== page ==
I don't know why Jimmy Carter felt the need to hop out of his burrow and accuse President Trump of being an illegitimate Soviet stooge. But, like many baffling things in his life, he chose to do it anyway.
There's no doubt that Russians did interfere in the election, and I think the interference, although not yet quantified, if fully investigated would show that Trump didn't actually win the election in 2016," he said at a Carter Center conference in Virginia. He also indicated that he considers Trump to be an "illegitimate president."
As usual, lefties accuse conservatives of their own sins.
Later that fall Saint Jimmy Carter himself tried to play the Soviet card against my father in the general election.
Trailing Ronald Reagan in the polls, he sent his pal, industrialist Armand Hammer, to meet with Soviet ambassador Anatoly Dobrynin.
Hammer asked the Soviets to help Carter win Jewish votes in key states by allowing Jewish "refuseniks" in the USSR to emigrate to Israel.
The Russkies rejected Hammer's request. But in 1984 Carter himself went to Ambassador Dobrynin to ask for help in getting my father un-elected, as did Speaker of the House, Saint Tip O'Neill.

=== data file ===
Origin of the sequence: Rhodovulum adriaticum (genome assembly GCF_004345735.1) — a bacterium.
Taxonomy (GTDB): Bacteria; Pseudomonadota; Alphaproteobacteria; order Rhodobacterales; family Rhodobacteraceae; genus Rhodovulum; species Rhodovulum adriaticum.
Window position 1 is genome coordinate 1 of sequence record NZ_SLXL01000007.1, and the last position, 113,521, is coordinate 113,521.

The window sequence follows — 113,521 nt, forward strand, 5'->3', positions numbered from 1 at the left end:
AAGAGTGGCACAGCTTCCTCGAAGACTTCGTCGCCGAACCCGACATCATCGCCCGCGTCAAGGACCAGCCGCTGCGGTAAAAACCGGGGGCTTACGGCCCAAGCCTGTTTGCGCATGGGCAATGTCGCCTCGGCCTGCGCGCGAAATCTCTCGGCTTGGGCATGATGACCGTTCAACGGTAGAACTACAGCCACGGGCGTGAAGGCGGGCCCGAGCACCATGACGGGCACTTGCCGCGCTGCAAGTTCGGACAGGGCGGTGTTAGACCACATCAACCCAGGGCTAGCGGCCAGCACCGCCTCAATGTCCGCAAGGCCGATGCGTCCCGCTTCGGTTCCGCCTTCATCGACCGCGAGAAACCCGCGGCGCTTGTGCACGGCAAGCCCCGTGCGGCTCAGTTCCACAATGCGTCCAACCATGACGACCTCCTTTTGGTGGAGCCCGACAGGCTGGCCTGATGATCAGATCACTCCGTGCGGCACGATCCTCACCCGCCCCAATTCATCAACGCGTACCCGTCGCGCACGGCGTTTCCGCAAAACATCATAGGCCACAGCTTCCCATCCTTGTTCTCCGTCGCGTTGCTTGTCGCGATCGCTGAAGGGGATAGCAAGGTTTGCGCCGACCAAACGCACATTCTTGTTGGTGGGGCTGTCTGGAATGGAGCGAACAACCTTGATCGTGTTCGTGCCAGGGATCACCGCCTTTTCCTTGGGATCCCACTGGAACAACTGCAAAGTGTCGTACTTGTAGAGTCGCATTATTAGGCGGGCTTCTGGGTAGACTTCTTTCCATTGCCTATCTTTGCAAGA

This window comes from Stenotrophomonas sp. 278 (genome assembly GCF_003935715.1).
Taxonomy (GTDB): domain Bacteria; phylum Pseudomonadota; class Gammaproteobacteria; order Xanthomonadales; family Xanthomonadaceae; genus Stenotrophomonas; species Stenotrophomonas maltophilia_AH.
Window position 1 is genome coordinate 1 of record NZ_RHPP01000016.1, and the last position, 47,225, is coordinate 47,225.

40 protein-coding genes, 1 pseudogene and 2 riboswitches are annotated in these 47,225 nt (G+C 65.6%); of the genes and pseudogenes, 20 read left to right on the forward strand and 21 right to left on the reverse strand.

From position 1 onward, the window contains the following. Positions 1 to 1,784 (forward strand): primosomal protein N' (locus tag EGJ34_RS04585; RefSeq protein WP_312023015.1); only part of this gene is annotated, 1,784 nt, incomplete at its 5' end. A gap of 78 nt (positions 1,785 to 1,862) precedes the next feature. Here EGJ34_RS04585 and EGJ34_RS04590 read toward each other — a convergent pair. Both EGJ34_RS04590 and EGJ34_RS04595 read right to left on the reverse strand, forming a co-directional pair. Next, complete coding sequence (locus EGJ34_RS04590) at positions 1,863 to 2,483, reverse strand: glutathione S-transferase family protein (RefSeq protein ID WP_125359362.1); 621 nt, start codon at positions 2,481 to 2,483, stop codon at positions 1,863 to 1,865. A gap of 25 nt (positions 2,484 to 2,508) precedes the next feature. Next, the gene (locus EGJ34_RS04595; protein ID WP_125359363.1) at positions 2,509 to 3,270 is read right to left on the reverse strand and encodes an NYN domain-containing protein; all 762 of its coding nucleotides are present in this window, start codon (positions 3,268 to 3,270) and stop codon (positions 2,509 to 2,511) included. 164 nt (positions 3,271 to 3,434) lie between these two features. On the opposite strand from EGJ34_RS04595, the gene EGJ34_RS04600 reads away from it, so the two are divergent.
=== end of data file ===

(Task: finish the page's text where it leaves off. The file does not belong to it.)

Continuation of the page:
Does Carter remember how hard he tried to win Soviet backing against Reagan?
Soviet diplomatic accounts and material from the archives shows that in January 1984 former President Jimmy Carter dropped by Soviet Ambassador Anatoly Dobrynin's residence for a private meeting.
Carter expressed his concern about and opposition to Reagan's defense buildup. He boldly told Dobrynin that Moscow would be better off with someone else in the White House. If Reagan won, he warned, "There would not be a single agreement on arms control, especially on nuclear arms, as long as Reagan remained in power."
Using the Russians to influence the presidential election was nothing new for Carter.
Schweizer reveals Russian documents that show that in the waning days of the 1980 campaign, the Carter White House dispatched businessman Armand Hammer to the Soviet embassy.
Hammer was a longtime Soviet-phile, and he explained to the Soviet ambassador that Carter was "clearly alarmed" at the prospect of losing to Reagan.
Hammer pleaded with the Russians for help. He asked if the Kremlin could expand Jewish emigration to bolster Carter's standing in the polls.
'Carter Won't Forget That Service'
"Carter won't forget that service if he is elected," Hammer told Dobrynin.
Carter was not the only Democrat to make clear to the Russians where their loyalty lay. As the election neared in 1984, Dobrynin recalls meetings with Speaker of the House Thomas P. "Tip" O'Neill.
O'Neill told Dobrynin that no effort should be spared to prevent "that demagogue Reagan" from being re-elected.
Soviet documents report that O'Neill told Dobrynin: "If that happens, Reagan will give vent to his primitive instincts and give us a lot of trouble, probably, put us on the verge of a major armed conflict. He is a dangerous man."
Who's an illegitimate president again?